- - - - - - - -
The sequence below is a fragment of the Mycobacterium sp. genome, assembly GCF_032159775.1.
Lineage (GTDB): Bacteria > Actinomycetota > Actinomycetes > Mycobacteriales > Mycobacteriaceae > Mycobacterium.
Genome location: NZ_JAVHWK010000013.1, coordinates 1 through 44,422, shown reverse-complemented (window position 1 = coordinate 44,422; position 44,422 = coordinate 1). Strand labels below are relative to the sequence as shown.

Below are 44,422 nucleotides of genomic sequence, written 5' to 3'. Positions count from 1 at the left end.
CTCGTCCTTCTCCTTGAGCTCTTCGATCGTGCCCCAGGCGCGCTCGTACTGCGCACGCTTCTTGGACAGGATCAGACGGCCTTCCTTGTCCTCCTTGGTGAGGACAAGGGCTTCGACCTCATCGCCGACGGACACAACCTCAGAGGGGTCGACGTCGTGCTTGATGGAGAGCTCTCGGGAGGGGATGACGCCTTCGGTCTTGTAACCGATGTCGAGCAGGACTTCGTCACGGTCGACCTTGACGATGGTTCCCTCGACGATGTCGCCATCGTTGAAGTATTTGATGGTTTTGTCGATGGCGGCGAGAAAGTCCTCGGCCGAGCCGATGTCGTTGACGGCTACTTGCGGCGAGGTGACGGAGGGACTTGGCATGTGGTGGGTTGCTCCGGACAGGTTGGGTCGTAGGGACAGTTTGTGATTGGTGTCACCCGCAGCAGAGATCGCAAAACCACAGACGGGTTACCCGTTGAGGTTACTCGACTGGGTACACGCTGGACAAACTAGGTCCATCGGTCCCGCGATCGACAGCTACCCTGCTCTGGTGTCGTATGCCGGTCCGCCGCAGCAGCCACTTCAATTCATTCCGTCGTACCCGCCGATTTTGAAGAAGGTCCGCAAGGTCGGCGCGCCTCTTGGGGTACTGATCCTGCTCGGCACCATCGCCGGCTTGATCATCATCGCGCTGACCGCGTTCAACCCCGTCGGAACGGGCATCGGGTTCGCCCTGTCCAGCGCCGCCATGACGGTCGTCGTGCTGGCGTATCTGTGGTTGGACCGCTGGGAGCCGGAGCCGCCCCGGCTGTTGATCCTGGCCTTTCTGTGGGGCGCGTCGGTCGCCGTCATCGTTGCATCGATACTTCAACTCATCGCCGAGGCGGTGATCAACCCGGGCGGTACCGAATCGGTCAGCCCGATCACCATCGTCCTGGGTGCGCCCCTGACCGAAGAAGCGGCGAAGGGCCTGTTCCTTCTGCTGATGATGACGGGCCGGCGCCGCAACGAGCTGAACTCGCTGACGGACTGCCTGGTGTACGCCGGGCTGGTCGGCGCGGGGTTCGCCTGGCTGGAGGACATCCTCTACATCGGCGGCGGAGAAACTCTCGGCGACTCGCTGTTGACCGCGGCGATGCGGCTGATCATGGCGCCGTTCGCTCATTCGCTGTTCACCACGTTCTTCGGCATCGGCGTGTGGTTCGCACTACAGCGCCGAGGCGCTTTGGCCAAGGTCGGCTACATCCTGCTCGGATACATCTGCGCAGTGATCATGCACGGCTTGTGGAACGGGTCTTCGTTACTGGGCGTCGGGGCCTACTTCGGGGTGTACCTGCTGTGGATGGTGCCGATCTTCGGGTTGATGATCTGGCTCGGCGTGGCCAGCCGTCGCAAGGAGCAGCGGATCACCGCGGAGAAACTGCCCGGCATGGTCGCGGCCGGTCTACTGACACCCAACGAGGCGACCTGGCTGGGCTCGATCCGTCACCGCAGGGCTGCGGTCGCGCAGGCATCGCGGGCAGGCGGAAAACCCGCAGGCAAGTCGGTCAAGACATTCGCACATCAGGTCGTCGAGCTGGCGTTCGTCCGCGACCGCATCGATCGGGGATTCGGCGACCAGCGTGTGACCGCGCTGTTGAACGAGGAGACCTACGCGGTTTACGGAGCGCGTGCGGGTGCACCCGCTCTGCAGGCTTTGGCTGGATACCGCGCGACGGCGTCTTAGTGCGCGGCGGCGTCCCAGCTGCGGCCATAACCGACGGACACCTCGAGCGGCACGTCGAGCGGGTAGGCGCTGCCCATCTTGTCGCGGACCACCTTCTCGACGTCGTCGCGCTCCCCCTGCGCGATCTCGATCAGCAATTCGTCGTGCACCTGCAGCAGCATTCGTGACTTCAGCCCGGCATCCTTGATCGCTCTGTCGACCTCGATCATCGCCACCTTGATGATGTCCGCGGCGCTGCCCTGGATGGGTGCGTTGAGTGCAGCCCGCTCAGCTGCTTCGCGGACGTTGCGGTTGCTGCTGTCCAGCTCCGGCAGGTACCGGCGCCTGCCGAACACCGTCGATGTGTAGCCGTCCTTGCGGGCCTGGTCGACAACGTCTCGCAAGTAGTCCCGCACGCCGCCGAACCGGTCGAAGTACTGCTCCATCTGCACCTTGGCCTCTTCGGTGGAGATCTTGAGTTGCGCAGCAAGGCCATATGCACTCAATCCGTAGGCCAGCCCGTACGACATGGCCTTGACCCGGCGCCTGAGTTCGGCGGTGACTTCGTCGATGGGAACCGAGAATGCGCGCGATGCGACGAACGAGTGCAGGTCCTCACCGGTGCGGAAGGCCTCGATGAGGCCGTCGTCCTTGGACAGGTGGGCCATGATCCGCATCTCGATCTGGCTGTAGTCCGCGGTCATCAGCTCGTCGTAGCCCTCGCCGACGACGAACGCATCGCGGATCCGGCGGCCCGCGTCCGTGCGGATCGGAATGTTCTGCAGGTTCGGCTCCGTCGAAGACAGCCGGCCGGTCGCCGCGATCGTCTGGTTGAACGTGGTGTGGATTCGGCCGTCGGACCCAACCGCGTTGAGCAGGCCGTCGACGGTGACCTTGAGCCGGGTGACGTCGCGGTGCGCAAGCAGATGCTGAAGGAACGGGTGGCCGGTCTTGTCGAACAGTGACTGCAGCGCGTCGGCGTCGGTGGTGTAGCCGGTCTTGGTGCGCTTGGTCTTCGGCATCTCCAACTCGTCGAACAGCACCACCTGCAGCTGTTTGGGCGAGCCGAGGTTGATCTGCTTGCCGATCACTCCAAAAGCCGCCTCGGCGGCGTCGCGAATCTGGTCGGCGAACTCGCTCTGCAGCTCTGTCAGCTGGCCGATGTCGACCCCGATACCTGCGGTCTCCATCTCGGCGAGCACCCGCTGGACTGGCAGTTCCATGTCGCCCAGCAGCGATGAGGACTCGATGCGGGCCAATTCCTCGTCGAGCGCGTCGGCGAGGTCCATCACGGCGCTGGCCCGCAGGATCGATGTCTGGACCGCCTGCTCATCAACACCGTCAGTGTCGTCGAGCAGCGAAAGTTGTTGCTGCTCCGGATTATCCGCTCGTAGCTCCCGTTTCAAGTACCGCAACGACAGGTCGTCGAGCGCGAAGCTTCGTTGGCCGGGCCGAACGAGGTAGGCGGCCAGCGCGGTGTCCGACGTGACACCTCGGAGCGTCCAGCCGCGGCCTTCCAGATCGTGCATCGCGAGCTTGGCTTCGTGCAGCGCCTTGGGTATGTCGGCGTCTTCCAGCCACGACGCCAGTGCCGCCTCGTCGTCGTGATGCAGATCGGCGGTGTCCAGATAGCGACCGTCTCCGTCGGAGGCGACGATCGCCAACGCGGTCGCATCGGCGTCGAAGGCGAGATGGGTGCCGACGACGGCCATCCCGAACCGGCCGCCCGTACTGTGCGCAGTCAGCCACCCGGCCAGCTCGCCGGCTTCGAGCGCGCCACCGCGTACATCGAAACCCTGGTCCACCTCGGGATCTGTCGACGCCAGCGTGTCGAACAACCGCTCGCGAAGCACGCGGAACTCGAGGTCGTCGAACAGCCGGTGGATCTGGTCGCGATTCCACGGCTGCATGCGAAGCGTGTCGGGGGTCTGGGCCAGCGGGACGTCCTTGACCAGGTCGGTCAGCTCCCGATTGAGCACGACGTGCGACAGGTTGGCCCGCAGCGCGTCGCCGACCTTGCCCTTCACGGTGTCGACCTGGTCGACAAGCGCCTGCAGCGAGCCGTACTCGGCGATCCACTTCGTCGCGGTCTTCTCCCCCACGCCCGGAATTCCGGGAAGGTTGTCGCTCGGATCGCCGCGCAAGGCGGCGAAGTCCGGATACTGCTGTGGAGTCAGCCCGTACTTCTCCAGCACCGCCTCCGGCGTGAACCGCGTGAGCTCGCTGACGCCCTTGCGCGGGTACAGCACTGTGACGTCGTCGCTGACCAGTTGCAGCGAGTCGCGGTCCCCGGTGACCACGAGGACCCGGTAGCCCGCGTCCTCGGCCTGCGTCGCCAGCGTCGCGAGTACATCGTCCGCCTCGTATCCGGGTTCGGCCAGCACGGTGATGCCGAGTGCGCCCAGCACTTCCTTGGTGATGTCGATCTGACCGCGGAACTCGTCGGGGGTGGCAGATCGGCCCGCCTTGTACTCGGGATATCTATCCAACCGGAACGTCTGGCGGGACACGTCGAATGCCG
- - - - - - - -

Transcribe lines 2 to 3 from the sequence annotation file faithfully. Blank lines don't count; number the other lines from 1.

Lineage (GTDB): Bacteria > Actinomycetota > Actinomycetes > Mycobacteriales > Mycobacteriaceae > Mycobacterium.
Genome location: NZ_JAVHWK010000013.1, coordinates 1 through 44,422, shown reverse-complemented (window position 1 = coordinate 44,422; position 44,422 = coordinate 1). Strand labels below are relative to the sequence as shown.